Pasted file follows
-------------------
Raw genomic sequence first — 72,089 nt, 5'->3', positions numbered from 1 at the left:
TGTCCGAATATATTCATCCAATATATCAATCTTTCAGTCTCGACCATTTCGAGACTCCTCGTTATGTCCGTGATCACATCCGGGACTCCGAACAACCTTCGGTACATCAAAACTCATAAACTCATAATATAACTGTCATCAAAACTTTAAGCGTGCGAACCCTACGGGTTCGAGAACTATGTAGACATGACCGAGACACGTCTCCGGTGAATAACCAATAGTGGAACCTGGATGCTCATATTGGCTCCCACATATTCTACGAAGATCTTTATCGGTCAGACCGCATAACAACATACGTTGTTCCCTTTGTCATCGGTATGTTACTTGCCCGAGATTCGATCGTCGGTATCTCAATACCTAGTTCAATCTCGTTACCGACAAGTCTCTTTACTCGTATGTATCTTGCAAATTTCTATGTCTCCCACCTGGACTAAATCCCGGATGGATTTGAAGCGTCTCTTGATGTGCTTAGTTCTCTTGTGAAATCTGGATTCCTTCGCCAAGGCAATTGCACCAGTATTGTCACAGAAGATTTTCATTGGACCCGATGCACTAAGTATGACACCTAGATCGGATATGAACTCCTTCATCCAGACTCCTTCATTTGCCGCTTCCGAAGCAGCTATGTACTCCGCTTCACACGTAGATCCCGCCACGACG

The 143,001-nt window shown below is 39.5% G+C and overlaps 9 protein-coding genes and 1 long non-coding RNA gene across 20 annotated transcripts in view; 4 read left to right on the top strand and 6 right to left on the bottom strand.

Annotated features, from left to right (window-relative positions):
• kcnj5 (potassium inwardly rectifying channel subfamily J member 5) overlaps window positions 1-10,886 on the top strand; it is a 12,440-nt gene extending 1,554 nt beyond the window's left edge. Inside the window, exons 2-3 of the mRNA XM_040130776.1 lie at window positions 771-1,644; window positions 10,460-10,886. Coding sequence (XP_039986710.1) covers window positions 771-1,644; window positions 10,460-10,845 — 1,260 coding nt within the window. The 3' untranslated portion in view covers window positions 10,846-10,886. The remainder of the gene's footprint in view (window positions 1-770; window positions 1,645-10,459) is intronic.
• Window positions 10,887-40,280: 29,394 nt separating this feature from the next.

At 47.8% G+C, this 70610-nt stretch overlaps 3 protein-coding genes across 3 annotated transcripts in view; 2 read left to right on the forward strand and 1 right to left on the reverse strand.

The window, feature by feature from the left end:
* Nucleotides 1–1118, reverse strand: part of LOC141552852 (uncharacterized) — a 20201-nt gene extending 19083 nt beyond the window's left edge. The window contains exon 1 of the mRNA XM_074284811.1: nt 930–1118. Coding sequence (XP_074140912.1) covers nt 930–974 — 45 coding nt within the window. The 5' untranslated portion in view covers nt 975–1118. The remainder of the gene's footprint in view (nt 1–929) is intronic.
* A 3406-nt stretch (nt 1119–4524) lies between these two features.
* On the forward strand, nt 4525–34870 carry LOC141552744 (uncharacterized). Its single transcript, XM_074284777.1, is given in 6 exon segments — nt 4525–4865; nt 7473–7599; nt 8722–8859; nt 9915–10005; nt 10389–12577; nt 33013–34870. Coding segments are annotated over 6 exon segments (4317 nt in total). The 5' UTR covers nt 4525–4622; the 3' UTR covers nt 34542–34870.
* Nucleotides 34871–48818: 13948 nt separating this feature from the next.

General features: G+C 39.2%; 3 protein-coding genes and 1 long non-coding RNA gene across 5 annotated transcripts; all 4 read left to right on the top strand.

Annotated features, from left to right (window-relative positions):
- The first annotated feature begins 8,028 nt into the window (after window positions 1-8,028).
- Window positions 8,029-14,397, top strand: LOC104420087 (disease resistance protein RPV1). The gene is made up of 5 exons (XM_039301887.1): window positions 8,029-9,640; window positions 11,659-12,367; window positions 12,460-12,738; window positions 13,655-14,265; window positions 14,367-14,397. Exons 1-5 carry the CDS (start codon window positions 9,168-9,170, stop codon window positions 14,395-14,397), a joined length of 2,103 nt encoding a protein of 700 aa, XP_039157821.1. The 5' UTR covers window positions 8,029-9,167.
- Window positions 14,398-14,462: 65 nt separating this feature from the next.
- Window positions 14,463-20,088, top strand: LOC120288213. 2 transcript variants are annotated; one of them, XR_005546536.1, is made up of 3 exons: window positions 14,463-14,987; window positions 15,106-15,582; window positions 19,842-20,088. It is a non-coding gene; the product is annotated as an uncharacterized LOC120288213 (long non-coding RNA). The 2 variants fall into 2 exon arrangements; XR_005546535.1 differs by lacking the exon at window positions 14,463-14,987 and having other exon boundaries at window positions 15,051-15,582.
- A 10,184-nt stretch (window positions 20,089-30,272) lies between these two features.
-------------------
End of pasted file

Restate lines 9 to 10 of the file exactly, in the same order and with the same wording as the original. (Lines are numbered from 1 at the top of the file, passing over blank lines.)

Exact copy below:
* Nucleotides 1–1118, reverse strand: part of LOC141552852 (uncharacterized) — a 20201-nt gene extending 19083 nt beyond the window's left edge. The window contains exon 1 of the mRNA XM_074284811.1: nt 930–1118. Coding sequence (XP_074140912.1) covers nt 930–974 — 45 coding nt within the window. The 5' untranslated portion in view covers nt 975–1118. The remainder of the gene's footprint in view (nt 1–929) is intronic.
* A 3406-nt stretch (nt 1119–4524) lies between these two features.